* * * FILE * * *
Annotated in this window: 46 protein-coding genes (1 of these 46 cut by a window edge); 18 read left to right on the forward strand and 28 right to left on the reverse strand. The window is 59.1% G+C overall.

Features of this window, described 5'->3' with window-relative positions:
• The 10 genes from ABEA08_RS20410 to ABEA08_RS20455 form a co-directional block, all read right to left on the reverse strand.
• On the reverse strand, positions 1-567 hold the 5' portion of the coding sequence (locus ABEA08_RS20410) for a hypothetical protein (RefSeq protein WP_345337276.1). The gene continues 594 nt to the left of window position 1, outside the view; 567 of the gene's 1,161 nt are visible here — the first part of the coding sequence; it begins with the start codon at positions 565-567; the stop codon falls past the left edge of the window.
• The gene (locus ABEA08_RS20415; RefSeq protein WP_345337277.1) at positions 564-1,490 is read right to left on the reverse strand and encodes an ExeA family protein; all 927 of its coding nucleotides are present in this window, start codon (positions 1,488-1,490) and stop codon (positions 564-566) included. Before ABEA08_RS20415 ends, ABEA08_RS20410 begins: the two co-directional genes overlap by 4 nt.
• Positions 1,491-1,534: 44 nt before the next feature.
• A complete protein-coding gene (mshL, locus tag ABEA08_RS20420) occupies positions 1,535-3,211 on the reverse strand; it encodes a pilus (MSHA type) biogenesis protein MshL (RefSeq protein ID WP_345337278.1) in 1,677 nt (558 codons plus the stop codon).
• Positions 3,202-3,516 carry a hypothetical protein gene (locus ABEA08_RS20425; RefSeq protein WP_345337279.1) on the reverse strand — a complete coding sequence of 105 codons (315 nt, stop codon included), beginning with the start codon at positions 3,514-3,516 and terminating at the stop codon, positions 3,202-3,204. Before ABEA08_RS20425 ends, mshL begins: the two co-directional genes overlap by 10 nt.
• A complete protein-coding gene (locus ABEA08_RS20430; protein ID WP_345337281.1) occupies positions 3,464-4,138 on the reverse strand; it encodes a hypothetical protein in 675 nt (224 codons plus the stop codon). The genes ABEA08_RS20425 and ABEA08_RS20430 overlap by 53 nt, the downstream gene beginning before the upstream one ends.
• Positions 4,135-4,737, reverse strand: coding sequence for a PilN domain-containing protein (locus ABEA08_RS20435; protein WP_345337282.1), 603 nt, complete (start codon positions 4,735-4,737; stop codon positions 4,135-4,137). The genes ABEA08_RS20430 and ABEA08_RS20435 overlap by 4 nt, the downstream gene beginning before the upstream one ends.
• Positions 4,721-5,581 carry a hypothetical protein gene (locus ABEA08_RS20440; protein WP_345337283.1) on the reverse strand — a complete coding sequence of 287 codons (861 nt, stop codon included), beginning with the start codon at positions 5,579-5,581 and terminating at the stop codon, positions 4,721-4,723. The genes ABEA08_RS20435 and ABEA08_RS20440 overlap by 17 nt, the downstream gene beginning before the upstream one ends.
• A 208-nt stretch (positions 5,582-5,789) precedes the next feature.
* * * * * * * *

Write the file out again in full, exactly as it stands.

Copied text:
Annotated in this window: 46 protein-coding genes (1 of these 46 cut by a window edge); 18 read left to right on the forward strand and 28 right to left on the reverse strand. The window is 59.1% G+C overall.

Features of this window, described 5'->3' with window-relative positions:
• The 10 genes from ABEA08_RS20410 to ABEA08_RS20455 form a co-directional block, all read right to left on the reverse strand.
• On the reverse strand, positions 1-567 hold the 5' portion of the coding sequence (locus ABEA08_RS20410) for a hypothetical protein (RefSeq protein WP_345337276.1). The gene continues 594 nt to the left of window position 1, outside the view; 567 of the gene's 1,161 nt are visible here — the first part of the coding sequence; it begins with the start codon at positions 565-567; the stop codon falls past the left edge of the window.
• The gene (locus ABEA08_RS20415; RefSeq protein WP_345337277.1) at positions 564-1,490 is read right to left on the reverse strand and encodes an ExeA family protein; all 927 of its coding nucleotides are present in this window, start codon (positions 1,488-1,490) and stop codon (positions 564-566) included. Before ABEA08_RS20415 ends, ABEA08_RS20410 begins: the two co-directional genes overlap by 4 nt.
• Positions 1,491-1,534: 44 nt before the next feature.
• A complete protein-coding gene (mshL, locus tag ABEA08_RS20420) occupies positions 1,535-3,211 on the reverse strand; it encodes a pilus (MSHA type) biogenesis protein MshL (RefSeq protein ID WP_345337278.1) in 1,677 nt (558 codons plus the stop codon).
• Positions 3,202-3,516 carry a hypothetical protein gene (locus ABEA08_RS20425; RefSeq protein WP_345337279.1) on the reverse strand — a complete coding sequence of 105 codons (315 nt, stop codon included), beginning with the start codon at positions 3,514-3,516 and terminating at the stop codon, positions 3,202-3,204. Before ABEA08_RS20425 ends, mshL begins: the two co-directional genes overlap by 10 nt.
• A complete protein-coding gene (locus ABEA08_RS20430; protein ID WP_345337281.1) occupies positions 3,464-4,138 on the reverse strand; it encodes a hypothetical protein in 675 nt (224 codons plus the stop codon). The genes ABEA08_RS20425 and ABEA08_RS20430 overlap by 53 nt, the downstream gene beginning before the upstream one ends.
• Positions 4,135-4,737, reverse strand: coding sequence for a PilN domain-containing protein (locus ABEA08_RS20435; protein WP_345337282.1), 603 nt, complete (start codon positions 4,735-4,737; stop codon positions 4,135-4,137). The genes ABEA08_RS20430 and ABEA08_RS20435 overlap by 4 nt, the downstream gene beginning before the upstream one ends.
• Positions 4,721-5,581 carry a hypothetical protein gene (locus ABEA08_RS20440; protein WP_345337283.1) on the reverse strand — a complete coding sequence of 287 codons (861 nt, stop codon included), beginning with the start codon at positions 5,579-5,581 and terminating at the stop codon, positions 4,721-4,723. The genes ABEA08_RS20435 and ABEA08_RS20440 overlap by 17 nt, the downstream gene beginning before the upstream one ends.
• A 208-nt stretch (positions 5,582-5,789) precedes the next feature.